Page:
The AEMO works to maintain and improve gas and electricity security, manage gas and electricity markets, and facilitate competition and data availability while leading the design for the future of Australia’s energy markets.
AEMO is made up of the following entities:
- National Electricity Market Management Company (NEMMCO)
- Victorian Energy Networks Corporation (VENCorp)
- Electricity Supply Industry Planning Council (ESIPC)
- Retail Energy Market Company (REMCO)
- Gas Market Company (GMC)
- Gas Retail Market Operator
AEMC & Energy Legislation in Australia
Energy legislation in Australia is under the jurisdiction of the Australian Energy Market Commission (AEMC), which was first created in 2005.
The AEMC derives its power from the National Electricity, Gas, and Energy Retail Laws, which in turn allow it to create the regulatory rules of Australia’s electricity and gas markets.
The AEMC creates Australia’s rules and regulations for the energy market, with respect to the following objectives set out in the legislative laws:
- National Electricity Objective
- National Gas Objective
- National Energy Retail Objective
Below, we break these down in more detail.
National Electricity Objective:
To promote efficient investment in, and efficient operation and use of, electricity services for the long term interests of consumers of electricity with respect to:
- the reference price, quality, safety and reliability and security of supply of electricity
- the reliability, safety and security of the national electricity system
National Gas Objective:
To promote efficient investment in, and efficient operation and use of, natural gas services for the long term interests of consumers of natural gas with respect to price, quality, safety, reliability and security of supply of natural gas
National Energy Retail Objective:
To promote efficient investment in, and efficient operation and use of, energy services for the long term interests of consumers of energy with respect to price, quality, safety, reliability and security of supply of energy.
Western Australia Energy Regulation
Ultimately, the Australian energy market regulation is based on location. For example, outside of the NEM, Western Australia and the Northern Territory each have their own energy systems, which have their own regulating bodies and authority.
Western Australia regulates its own energy, with some overlap from the NEM regulating bodies. Electricity in Australia is not on the National Electricity Market, instead, they have their own Wholesale Electricity Market (WEM).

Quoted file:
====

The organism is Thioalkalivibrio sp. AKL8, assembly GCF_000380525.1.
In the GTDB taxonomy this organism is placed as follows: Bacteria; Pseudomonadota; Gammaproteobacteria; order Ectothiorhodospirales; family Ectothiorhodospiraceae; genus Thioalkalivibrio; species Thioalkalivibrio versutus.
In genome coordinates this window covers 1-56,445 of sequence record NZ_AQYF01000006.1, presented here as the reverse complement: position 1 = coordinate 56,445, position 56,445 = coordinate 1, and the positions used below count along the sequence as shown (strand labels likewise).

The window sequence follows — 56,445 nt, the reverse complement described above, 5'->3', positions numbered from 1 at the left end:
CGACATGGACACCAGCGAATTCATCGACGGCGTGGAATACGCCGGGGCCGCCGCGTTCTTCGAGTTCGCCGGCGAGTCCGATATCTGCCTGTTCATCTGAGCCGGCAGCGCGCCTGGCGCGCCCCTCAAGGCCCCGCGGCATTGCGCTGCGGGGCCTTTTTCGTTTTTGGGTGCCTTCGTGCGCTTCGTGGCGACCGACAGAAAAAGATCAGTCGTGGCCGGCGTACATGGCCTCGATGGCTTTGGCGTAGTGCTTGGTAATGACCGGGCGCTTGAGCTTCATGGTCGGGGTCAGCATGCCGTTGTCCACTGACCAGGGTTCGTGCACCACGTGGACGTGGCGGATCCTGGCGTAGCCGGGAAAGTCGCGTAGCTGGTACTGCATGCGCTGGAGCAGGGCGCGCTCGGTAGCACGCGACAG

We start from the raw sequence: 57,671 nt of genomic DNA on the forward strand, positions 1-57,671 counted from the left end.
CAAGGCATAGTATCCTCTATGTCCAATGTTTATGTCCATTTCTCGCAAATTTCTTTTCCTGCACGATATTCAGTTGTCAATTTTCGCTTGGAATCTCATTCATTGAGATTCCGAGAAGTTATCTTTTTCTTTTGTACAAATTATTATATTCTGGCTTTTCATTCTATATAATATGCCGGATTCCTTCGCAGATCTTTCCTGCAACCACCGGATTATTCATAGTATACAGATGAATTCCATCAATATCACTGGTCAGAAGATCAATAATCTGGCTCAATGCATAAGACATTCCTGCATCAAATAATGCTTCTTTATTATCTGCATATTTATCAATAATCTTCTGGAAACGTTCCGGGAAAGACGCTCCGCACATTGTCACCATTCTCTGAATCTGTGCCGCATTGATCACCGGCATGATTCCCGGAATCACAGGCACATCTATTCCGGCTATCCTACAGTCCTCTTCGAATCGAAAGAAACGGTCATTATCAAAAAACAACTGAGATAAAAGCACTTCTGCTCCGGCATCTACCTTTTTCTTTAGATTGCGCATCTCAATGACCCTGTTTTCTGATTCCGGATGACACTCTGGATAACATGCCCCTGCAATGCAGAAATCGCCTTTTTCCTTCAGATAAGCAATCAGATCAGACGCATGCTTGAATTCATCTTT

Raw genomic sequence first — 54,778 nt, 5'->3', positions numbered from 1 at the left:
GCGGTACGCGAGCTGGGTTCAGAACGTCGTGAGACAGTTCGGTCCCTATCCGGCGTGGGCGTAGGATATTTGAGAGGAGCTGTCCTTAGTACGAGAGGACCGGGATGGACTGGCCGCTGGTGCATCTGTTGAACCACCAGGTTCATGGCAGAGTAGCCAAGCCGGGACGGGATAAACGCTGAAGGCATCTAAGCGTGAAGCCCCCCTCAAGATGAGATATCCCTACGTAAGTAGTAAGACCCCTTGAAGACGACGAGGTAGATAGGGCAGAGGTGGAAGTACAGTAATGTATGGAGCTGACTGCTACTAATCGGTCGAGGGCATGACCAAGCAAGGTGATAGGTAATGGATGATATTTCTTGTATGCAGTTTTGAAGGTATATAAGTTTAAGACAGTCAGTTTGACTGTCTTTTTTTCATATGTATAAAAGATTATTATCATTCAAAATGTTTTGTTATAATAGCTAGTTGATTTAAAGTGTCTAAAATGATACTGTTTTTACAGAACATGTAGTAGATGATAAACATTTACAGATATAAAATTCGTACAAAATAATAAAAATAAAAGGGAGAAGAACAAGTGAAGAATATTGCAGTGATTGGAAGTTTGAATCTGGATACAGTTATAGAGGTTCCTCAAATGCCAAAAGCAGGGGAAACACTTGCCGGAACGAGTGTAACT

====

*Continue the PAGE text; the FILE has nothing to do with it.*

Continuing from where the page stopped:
The Wholesale Electricity Market is designed to:
- Promote the efficiency, safety, and reliability of electricity production
- Encourage market competition through the facilitation of efficient entry for new competitors
- Prevent discrimination against energy or technological options, such as renewable resources
- Minimize long-term costs for consumers
- Educate consumers on how to manage electricity usage
The WEM is regulated by a number of entities:
- The AEMO operates the WEM, in accordance with the WEM rules and procedures which were first established by the Minister for Energy.
- The Economic Regulation Authority (ERA) regulates, monitors, and enforces compliance with the rules.
- The Rule Change Panel is an independent organization that looks over the administration and decision-making functions in regards to changes in the WEM rules, and the Electricity Review Board is an adjudicator for appeals.
Other energy regulators in Australia
Outside of the government, independent agencies exist to help regulate energy in the consumer’s interest and ensure energy customers are treated fairly and ethically.
Energy Consumers Australia
Energy Consumers Australia (ECA) is an independent agency that works to provide households and small businesses with a voice when it comes to the energy market. Energy Consumers Australia promotes the long-term interest of small energy customers with respect to the price, quality, safety, security, and reliability of energy services through research and analysis in order to identify issues and work with other organizations, governing bodies, regulators, and ombudsmen to help energy consumers.
Distributed Energy Resources Register
While the Distributed Energy Resources Register is not necessarily a regulator or governing body, this register does track and monitor all of the small scale energy generation projects at people's homes across Australia. This means all home solar panels or other renewable energy sources that generate energy being sent back to the power grid are registered within this register.
State and territory Energy Ombudsman
Ombudsmen are officials, representing the public's interest, who investigate and resolve complaints or disputes against an organization, company, or administration.
In Australia, each state or territory has its own Energy and Water Ombudsman services. Energy and Water Ombudsman in Australia are considered industry Ombudsman, and usually have a regulating board or council with both consumer and industry representation who appoint the Ombudsman.